California Coastal Resilience Network
The California Coastal Resilience Network promotes knowledge exchange and policies that support adaptation solutions that strategically and comprehensively prepare California’s coastal habitats and communities for climate induced impacts.
The Network provides a space for informal dialogue between local and state managers to improve coastal management efficiency and communication, and aims to provide local managers with the tools they need to implement nature-based multi-benefit coastal adaptation solutions.
Comments & Suggestions
Have ideas about how to make the Network better? Submit your comments & suggestions here! Moving away or reassigned? Remove yourself from the Network distribution list by clicking HERE & scroll to bottom.
Meet Our Members
What we do
Network members meet monthly via webinar, where experts and practitioners share lessons learned from their adaptation work to foster stronger regional collaborations and facilitate more streamlined adaptation projects across California. The webinars provide an informal space for cross-geography dialogue to foster collaborative problem solving and allow professionals that might otherwise only meet once a year at an annual climate change conference to interact on a more regular basis.
Members meet in person once annually at a California climate adaptation conference to brainstorm ways forward for collaboration and develop and refine action plans. Mark your calendars – the Network will meet in person at the 2018 California Adaptation Forum in Sacramento the week of August 27, 2018.
Individuals or organizations can become Network members by subscribing to the CA Coastal Resilience Network electronic email list. Members receive notifications about Network activities and can participate on monthly Network webinars. Network webinar topics are selected by Network members and feature experts presenting cutting-edge work on coastal adaptation in California, followed by informal discussion, Q&A and brainstorming sessions for collaborative problem-solving and action. All members are invited to attend the Network’s annual in-person meeting.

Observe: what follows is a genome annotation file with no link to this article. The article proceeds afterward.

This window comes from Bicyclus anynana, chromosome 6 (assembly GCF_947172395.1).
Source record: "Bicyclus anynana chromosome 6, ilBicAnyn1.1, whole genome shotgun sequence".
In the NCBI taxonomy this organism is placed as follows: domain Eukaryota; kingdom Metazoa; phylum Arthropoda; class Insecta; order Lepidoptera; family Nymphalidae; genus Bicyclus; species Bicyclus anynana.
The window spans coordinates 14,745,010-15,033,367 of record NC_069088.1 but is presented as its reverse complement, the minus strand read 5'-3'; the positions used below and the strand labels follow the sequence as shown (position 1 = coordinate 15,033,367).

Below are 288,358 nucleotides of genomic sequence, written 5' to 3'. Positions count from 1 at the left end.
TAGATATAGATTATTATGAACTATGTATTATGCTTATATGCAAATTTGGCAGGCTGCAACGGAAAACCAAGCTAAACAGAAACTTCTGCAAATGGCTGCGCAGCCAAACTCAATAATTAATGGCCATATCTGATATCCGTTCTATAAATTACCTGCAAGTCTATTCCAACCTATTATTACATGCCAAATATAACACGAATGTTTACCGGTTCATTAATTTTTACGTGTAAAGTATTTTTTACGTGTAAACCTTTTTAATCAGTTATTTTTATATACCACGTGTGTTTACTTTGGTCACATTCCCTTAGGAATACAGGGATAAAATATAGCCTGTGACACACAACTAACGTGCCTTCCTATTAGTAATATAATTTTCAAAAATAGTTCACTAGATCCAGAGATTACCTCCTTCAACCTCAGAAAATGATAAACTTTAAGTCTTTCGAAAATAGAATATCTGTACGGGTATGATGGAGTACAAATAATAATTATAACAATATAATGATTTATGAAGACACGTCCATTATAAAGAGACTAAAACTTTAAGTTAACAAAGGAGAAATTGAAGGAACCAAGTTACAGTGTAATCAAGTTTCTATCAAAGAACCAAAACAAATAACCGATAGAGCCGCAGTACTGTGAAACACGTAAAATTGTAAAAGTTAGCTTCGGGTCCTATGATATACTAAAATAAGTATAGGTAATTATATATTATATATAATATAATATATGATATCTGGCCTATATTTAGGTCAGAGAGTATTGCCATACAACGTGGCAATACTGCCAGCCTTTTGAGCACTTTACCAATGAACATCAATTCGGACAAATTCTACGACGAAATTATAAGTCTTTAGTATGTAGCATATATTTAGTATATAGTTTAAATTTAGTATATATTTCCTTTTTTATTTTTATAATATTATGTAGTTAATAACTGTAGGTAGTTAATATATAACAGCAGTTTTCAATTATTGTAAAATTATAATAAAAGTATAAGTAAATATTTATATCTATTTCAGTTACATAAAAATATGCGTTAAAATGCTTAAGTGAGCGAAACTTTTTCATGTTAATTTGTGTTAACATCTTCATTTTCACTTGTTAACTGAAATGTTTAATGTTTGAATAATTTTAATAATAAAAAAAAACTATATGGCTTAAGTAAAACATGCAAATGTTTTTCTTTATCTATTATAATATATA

Member of the Month
This Steering Committee is charged with guiding the direction and activities of the California Coastal Resilience Network, including information sharing about coastal adaptation as well as coordination around strategic, state-wide policy improvement to support nature-based coastal adaptation.
Steering Committee Members
The Nature Conservancy
The Nature Conservancy
–Alternate: Stefanie Sekich-Quinn
National Oceanic and Atmospheric Administration
California Coastkeeper Alliance
County of Marin
State Coastal Conservancy
Tijuana River National Estuarine Research Reserve
Related Stories and News
Check out this important funding opportunity from FEMA if you are working on flood risk reduction!
Help the CA 4th Climate Change Assessment understand the financial barriers and challenges that CA local governments face related to implementing climate change adaptation measures by taking this survey!
The Coastal Access and Protection Act of 2017, AB 1129 helps prepare our coast for the impacts of climate change, and preserves public access to the beach and other natural areas. Learn more about it here.
Charles Lester has been working in the California coastal management community for over 20 years, most recently as the executive director of the California Coastal Commission. He is currently a researcher at the Institute for Marine Sciences at UC Santa Cruz.
Laura Engeman is the director of the San Diego Regional Climate Collaborative where she works to bring together public agencies, nonprofits, community foundations, utilities, scientists, and local managers to find regional solutions for climate adaptation.
The Nature Conservancy recently announced a partnership with the United States Navy to prepare for the impacts of climate change on Naval Base Ventura County (NBVC) in California. This initiative marks the first time the U.S. Department of Defense (DoD) is partnering with a nongovernmental organization to protect a military installation from sea level rise and other consequences of rising global temperatures. Read more about it here!
The San Diego Climate Collaborative received a large NOAA Grant for $689,500 over two years for coastal hazard protection & resilience. Read more about it here.
You can help! Please post pictures of flooding and other coastal events to Flickr’s CA King Tides group with the hashtag #elninoca.